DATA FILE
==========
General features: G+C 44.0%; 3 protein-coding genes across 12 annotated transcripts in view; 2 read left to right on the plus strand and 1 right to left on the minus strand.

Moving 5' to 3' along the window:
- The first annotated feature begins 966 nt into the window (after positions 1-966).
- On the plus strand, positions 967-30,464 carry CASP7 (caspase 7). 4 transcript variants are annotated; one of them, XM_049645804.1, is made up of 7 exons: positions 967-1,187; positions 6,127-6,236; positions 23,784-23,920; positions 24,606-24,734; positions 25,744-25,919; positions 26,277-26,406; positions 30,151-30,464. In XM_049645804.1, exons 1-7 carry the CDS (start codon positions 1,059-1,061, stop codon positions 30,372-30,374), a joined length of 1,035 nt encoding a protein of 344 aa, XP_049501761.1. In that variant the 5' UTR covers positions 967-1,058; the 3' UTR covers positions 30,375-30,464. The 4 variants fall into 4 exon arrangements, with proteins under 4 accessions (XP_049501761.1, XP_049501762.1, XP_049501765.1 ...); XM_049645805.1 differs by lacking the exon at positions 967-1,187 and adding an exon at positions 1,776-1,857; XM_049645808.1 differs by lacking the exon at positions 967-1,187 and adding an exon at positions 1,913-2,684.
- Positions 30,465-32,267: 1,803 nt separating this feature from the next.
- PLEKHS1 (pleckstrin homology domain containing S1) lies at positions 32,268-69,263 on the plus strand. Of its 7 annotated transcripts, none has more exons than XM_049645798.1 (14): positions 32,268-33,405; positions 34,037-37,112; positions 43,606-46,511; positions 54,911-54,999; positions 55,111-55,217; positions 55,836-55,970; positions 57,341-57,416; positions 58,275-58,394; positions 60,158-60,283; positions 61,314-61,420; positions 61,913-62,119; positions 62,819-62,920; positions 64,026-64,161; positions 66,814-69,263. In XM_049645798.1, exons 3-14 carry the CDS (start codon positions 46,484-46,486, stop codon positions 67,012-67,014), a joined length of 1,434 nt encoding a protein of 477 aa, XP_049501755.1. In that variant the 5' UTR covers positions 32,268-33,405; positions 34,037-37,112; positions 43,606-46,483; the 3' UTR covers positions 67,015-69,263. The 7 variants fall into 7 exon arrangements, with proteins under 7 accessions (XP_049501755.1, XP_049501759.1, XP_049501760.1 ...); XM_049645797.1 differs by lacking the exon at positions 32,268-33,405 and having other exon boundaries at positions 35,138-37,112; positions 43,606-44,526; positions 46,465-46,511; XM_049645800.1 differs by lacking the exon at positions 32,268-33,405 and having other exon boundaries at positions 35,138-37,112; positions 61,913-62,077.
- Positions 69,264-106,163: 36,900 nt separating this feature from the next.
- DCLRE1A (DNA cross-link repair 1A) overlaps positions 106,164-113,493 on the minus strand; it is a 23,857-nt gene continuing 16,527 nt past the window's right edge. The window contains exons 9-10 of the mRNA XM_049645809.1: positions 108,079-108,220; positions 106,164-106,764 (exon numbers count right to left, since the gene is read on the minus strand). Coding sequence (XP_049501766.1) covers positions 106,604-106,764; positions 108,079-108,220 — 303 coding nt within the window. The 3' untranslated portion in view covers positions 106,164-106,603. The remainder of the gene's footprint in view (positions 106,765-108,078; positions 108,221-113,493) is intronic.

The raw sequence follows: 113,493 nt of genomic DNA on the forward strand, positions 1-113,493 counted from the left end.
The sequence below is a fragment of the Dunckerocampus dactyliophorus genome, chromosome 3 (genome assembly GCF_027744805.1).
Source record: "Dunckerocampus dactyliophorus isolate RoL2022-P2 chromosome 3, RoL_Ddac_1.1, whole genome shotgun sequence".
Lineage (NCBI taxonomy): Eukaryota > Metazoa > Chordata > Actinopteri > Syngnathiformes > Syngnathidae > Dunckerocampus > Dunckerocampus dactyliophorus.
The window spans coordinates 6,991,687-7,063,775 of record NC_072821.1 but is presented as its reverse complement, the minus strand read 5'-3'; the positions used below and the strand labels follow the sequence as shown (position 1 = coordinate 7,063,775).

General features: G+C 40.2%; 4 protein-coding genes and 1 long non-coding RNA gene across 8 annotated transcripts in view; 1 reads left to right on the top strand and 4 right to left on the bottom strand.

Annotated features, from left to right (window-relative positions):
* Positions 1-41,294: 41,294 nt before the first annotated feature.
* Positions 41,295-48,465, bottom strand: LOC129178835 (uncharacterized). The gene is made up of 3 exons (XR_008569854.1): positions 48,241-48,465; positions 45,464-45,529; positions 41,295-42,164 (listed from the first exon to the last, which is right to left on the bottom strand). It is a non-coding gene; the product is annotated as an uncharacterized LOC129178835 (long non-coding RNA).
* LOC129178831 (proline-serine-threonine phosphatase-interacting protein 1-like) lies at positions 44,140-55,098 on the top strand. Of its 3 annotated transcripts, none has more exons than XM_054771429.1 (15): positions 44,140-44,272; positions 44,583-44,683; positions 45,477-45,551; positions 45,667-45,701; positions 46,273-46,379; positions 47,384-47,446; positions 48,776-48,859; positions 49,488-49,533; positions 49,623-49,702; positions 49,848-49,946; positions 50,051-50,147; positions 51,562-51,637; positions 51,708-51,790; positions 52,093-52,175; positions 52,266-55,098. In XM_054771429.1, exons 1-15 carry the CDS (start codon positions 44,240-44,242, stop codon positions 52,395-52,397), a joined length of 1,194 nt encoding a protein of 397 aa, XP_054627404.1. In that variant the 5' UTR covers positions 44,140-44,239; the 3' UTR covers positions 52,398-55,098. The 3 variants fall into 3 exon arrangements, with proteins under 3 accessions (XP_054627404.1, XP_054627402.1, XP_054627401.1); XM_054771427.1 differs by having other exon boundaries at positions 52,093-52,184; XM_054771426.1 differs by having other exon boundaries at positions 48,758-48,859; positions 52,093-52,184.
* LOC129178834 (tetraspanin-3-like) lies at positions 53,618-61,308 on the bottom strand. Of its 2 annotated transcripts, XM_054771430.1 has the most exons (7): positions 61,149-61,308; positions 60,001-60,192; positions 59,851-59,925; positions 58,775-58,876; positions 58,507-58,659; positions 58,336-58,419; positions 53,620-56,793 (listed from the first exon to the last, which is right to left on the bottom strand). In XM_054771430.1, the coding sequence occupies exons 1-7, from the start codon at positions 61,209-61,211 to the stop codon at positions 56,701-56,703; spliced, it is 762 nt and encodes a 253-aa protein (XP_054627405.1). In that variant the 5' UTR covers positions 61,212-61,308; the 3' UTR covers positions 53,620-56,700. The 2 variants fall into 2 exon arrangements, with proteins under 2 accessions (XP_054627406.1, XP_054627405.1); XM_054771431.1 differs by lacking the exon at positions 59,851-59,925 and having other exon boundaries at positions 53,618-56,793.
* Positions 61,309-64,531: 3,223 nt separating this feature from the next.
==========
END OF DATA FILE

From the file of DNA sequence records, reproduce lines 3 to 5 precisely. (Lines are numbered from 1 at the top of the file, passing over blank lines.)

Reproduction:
- The first annotated feature begins 966 nt into the window (after positions 1-966).
- On the plus strand, positions 967-30,464 carry CASP7 (caspase 7). 4 transcript variants are annotated; one of them, XM_049645804.1, is made up of 7 exons: positions 967-1,187; positions 6,127-6,236; positions 23,784-23,920; positions 24,606-24,734; positions 25,744-25,919; positions 26,277-26,406; positions 30,151-30,464. In XM_049645804.1, exons 1-7 carry the CDS (start codon positions 1,059-1,061, stop codon positions 30,372-30,374), a joined length of 1,035 nt encoding a protein of 344 aa, XP_049501761.1. In that variant the 5' UTR covers positions 967-1,058; the 3' UTR covers positions 30,375-30,464. The 4 variants fall into 4 exon arrangements, with proteins under 4 accessions (XP_049501761.1, XP_049501762.1, XP_049501765.1 ...); XM_049645805.1 differs by lacking the exon at positions 967-1,187 and adding an exon at positions 1,776-1,857; XM_049645808.1 differs by lacking the exon at positions 967-1,187 and adding an exon at positions 1,913-2,684.
- Positions 30,465-32,267: 1,803 nt separating this feature from the next.